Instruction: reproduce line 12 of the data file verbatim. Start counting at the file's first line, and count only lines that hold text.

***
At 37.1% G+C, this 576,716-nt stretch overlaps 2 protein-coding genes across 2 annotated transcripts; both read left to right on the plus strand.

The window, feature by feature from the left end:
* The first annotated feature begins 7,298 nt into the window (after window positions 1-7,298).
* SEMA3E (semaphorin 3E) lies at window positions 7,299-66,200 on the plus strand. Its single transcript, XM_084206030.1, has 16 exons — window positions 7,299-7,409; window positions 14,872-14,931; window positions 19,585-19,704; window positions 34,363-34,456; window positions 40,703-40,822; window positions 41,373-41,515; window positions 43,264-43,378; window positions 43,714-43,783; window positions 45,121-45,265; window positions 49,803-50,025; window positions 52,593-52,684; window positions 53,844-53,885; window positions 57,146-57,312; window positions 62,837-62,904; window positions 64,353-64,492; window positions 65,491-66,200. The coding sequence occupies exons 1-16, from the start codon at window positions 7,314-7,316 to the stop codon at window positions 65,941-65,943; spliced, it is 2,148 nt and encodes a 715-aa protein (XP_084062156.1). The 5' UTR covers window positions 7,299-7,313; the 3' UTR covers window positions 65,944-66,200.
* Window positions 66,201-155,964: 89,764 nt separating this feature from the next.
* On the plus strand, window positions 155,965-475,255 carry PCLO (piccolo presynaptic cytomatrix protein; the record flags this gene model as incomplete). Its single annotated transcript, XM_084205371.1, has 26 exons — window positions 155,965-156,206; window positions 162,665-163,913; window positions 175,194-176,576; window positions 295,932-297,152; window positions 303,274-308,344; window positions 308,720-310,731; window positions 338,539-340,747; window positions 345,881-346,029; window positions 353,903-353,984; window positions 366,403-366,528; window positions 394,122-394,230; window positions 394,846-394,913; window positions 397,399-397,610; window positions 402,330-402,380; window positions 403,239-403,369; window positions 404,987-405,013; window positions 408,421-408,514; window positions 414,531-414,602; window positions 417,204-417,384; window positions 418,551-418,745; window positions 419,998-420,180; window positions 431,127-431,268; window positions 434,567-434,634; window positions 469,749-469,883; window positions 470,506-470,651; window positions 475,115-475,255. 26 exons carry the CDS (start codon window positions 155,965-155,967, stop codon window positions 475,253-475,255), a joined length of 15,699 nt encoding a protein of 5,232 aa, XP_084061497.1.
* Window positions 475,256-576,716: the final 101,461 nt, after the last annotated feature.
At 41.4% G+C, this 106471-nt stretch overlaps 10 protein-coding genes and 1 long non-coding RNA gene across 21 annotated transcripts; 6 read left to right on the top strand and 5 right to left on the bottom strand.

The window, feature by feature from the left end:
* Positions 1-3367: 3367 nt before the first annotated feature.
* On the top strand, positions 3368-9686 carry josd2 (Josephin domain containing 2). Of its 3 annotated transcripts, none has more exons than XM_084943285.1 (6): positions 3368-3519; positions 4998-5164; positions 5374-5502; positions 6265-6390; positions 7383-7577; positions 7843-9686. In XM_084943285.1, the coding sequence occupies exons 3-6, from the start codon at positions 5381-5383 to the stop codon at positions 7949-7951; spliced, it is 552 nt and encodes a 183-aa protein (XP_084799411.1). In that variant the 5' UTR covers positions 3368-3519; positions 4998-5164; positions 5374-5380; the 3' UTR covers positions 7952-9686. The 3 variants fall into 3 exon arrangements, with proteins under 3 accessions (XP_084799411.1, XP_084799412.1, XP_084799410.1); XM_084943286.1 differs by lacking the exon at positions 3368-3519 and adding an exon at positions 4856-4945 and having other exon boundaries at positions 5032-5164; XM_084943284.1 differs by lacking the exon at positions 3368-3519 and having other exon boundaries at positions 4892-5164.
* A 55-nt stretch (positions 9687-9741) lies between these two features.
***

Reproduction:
* A 55-nt stretch (positions 9687-9741) lies between these two features.